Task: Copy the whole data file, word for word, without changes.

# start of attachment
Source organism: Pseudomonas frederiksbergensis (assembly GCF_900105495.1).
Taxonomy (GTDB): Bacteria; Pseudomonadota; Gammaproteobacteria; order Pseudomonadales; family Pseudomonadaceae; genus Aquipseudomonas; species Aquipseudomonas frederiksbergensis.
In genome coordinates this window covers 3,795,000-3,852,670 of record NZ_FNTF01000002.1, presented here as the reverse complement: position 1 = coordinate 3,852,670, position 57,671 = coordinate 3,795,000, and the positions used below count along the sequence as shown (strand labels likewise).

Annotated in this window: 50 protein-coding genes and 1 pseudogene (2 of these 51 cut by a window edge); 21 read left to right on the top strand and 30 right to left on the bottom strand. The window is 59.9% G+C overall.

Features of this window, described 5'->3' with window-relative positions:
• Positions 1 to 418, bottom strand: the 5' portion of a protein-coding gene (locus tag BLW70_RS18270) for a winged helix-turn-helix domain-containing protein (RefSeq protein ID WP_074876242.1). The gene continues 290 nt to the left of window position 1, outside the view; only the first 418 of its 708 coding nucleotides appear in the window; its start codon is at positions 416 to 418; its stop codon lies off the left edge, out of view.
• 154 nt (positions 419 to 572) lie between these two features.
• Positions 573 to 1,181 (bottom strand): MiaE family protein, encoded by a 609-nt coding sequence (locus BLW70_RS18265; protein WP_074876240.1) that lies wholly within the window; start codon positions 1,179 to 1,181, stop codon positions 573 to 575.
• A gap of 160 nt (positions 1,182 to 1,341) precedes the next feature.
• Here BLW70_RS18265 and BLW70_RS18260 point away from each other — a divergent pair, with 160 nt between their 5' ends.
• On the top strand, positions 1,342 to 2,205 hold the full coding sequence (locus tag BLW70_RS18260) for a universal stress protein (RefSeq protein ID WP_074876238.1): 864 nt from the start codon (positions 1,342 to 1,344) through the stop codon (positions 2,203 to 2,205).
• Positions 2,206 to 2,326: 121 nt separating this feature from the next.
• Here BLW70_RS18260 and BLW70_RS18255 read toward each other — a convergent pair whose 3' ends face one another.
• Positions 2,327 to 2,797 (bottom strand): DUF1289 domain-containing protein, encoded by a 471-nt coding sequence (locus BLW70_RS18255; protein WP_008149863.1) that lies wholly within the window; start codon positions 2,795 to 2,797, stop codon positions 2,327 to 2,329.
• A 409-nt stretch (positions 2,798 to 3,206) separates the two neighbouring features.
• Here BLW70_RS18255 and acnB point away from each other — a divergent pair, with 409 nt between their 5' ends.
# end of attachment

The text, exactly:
Source organism: Pseudomonas frederiksbergensis (assembly GCF_900105495.1).
Taxonomy (GTDB): Bacteria; Pseudomonadota; Gammaproteobacteria; order Pseudomonadales; family Pseudomonadaceae; genus Aquipseudomonas; species Aquipseudomonas frederiksbergensis.
In genome coordinates this window covers 3,795,000-3,852,670 of record NZ_FNTF01000002.1, presented here as the reverse complement: position 1 = coordinate 3,852,670, position 57,671 = coordinate 3,795,000, and the positions used below count along the sequence as shown (strand labels likewise).

Annotated in this window: 50 protein-coding genes and 1 pseudogene (2 of these 51 cut by a window edge); 21 read left to right on the top strand and 30 right to left on the bottom strand. The window is 59.9% G+C overall.

Features of this window, described 5'->3' with window-relative positions:
• Positions 1 to 418, bottom strand: the 5' portion of a protein-coding gene (locus tag BLW70_RS18270) for a winged helix-turn-helix domain-containing protein (RefSeq protein ID WP_074876242.1). The gene continues 290 nt to the left of window position 1, outside the view; only the first 418 of its 708 coding nucleotides appear in the window; its start codon is at positions 416 to 418; its stop codon lies off the left edge, out of view.
• 154 nt (positions 419 to 572) lie between these two features.
• Positions 573 to 1,181 (bottom strand): MiaE family protein, encoded by a 609-nt coding sequence (locus BLW70_RS18265; protein WP_074876240.1) that lies wholly within the window; start codon positions 1,179 to 1,181, stop codon positions 573 to 575.
• A gap of 160 nt (positions 1,182 to 1,341) precedes the next feature.
• Here BLW70_RS18265 and BLW70_RS18260 point away from each other — a divergent pair, with 160 nt between their 5' ends.
• On the top strand, positions 1,342 to 2,205 hold the full coding sequence (locus tag BLW70_RS18260) for a universal stress protein (RefSeq protein ID WP_074876238.1): 864 nt from the start codon (positions 1,342 to 1,344) through the stop codon (positions 2,203 to 2,205).
• Positions 2,206 to 2,326: 121 nt separating this feature from the next.
• Here BLW70_RS18260 and BLW70_RS18255 read toward each other — a convergent pair whose 3' ends face one another.
• Positions 2,327 to 2,797 (bottom strand): DUF1289 domain-containing protein, encoded by a 471-nt coding sequence (locus BLW70_RS18255; protein WP_008149863.1) that lies wholly within the window; start codon positions 2,795 to 2,797, stop codon positions 2,327 to 2,329.
• A 409-nt stretch (positions 2,798 to 3,206) separates the two neighbouring features.
• Here BLW70_RS18255 and acnB point away from each other — a divergent pair, with 409 nt between their 5' ends.